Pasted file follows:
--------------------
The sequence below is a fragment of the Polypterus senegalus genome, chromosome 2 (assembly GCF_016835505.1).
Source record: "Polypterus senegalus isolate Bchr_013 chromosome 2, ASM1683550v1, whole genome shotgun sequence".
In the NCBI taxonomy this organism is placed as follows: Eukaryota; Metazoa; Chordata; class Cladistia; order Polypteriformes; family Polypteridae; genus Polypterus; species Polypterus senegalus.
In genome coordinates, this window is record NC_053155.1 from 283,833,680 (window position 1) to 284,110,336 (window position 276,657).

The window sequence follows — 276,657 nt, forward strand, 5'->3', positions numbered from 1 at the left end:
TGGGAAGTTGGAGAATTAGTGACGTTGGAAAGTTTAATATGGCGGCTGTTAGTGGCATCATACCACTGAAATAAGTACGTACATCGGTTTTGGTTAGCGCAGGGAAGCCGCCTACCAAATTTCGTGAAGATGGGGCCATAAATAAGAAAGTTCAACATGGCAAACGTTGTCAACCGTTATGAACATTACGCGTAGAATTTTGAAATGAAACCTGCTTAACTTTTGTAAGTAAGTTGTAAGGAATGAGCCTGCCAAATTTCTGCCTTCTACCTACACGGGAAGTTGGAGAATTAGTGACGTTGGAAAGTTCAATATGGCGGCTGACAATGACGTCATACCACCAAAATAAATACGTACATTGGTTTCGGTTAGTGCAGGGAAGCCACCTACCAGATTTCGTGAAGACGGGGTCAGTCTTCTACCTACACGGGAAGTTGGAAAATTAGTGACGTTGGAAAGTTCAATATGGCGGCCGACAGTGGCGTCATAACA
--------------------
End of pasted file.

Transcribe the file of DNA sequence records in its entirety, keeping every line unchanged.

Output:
The sequence below is a fragment of the Polypterus senegalus genome, chromosome 2 (assembly GCF_016835505.1).
Source record: "Polypterus senegalus isolate Bchr_013 chromosome 2, ASM1683550v1, whole genome shotgun sequence".
In the NCBI taxonomy this organism is placed as follows: Eukaryota; Metazoa; Chordata; class Cladistia; order Polypteriformes; family Polypteridae; genus Polypterus; species Polypterus senegalus.
In genome coordinates, this window is record NC_053155.1 from 283,833,680 (window position 1) to 284,110,336 (window position 276,657).

The window sequence follows — 276,657 nt, forward strand, 5'->3', positions numbered from 1 at the left end:
TGGGAAGTTGGAGAATTAGTGACGTTGGAAAGTTTAATATGGCGGCTGTTAGTGGCATCATACCACTGAAATAAGTACGTACATCGGTTTTGGTTAGCGCAGGGAAGCCGCCTACCAAATTTCGTGAAGATGGGGCCATAAATAAGAAAGTTCAACATGGCAAACGTTGTCAACCGTTATGAACATTACGCGTAGAATTTTGAAATGAAACCTGCTTAACTTTTGTAAGTAAGTTGTAAGGAATGAGCCTGCCAAATTTCTGCCTTCTACCTACACGGGAAGTTGGAGAATTAGTGACGTTGGAAAGTTCAATATGGCGGCTGACAATGACGTCATACCACCAAAATAAATACGTACATTGGTTTCGGTTAGTGCAGGGAAGCCACCTACCAGATTTCGTGAAGACGGGGTCAGTCTTCTACCTACACGGGAAGTTGGAAAATTAGTGACGTTGGAAAGTTCAATATGGCGGCCGACAGTGGCGTCATAACA